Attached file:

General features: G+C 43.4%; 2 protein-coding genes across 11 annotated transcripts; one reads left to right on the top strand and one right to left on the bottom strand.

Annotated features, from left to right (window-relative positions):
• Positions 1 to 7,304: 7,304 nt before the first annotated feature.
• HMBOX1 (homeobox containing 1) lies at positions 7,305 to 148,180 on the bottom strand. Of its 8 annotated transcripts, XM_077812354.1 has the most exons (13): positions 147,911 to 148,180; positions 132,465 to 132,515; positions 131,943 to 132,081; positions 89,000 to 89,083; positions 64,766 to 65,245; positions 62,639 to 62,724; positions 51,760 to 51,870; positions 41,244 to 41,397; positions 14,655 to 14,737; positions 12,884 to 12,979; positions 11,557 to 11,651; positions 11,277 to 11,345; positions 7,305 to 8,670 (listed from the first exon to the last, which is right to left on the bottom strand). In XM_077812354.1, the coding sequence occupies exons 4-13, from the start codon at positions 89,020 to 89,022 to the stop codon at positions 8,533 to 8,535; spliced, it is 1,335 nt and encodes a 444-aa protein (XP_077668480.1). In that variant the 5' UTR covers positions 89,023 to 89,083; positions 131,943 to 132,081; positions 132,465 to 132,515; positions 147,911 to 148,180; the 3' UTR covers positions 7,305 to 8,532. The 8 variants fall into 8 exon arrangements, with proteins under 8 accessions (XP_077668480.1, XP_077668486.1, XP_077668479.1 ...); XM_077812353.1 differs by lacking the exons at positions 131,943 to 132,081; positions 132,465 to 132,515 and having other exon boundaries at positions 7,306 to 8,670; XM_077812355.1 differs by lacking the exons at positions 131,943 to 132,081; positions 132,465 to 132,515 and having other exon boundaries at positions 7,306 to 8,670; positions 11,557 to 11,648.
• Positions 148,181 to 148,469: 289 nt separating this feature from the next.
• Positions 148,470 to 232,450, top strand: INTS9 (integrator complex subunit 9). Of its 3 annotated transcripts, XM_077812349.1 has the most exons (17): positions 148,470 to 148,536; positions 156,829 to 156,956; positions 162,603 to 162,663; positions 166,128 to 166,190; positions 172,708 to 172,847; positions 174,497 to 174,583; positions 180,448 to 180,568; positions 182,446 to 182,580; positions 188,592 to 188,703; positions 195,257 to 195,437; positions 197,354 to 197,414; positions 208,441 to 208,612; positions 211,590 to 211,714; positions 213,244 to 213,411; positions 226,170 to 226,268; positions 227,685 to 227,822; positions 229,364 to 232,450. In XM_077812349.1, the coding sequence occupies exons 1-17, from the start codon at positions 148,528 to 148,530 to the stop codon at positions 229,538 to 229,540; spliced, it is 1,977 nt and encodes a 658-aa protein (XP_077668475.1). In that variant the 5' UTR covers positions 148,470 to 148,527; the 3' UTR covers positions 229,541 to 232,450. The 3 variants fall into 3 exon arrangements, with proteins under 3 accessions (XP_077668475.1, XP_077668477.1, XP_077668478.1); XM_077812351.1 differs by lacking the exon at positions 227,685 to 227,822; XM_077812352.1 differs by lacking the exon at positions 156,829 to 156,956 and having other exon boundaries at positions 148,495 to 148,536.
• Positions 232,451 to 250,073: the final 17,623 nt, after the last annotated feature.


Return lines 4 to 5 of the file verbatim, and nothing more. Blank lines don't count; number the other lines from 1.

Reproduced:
• HMBOX1 (homeobox containing 1) lies at positions 7,305 to 148,180 on the bottom strand. Of its 8 annotated transcripts, XM_077812354.1 has the most exons (13): positions 147,911 to 148,180; positions 132,465 to 132,515; positions 131,943 to 132,081; positions 89,000 to 89,083; positions 64,766 to 65,245; positions 62,639 to 62,724; positions 51,760 to 51,870; positions 41,244 to 41,397; positions 14,655 to 14,737; positions 12,884 to 12,979; positions 11,557 to 11,651; positions 11,277 to 11,345; positions 7,305 to 8,670 (listed from the first exon to the last, which is right to left on the bottom strand). In XM_077812354.1, the coding sequence occupies exons 4-13, from the start codon at positions 89,020 to 89,022 to the stop codon at positions 8,533 to 8,535; spliced, it is 1,335 nt and encodes a 444-aa protein (XP_077668480.1). In that variant the 5' UTR covers positions 89,023 to 89,083; positions 131,943 to 132,081; positions 132,465 to 132,515; positions 147,911 to 148,180; the 3' UTR covers positions 7,305 to 8,532. The 8 variants fall into 8 exon arrangements, with proteins under 8 accessions (XP_077668480.1, XP_077668486.1, XP_077668479.1 ...); XM_077812353.1 differs by lacking the exons at positions 131,943 to 132,081; positions 132,465 to 132,515 and having other exon boundaries at positions 7,306 to 8,670; XM_077812355.1 differs by lacking the exons at positions 131,943 to 132,081; positions 132,465 to 132,515 and having other exon boundaries at positions 7,306 to 8,670; positions 11,557 to 11,648.
• Positions 148,181 to 148,469: 289 nt separating this feature from the next.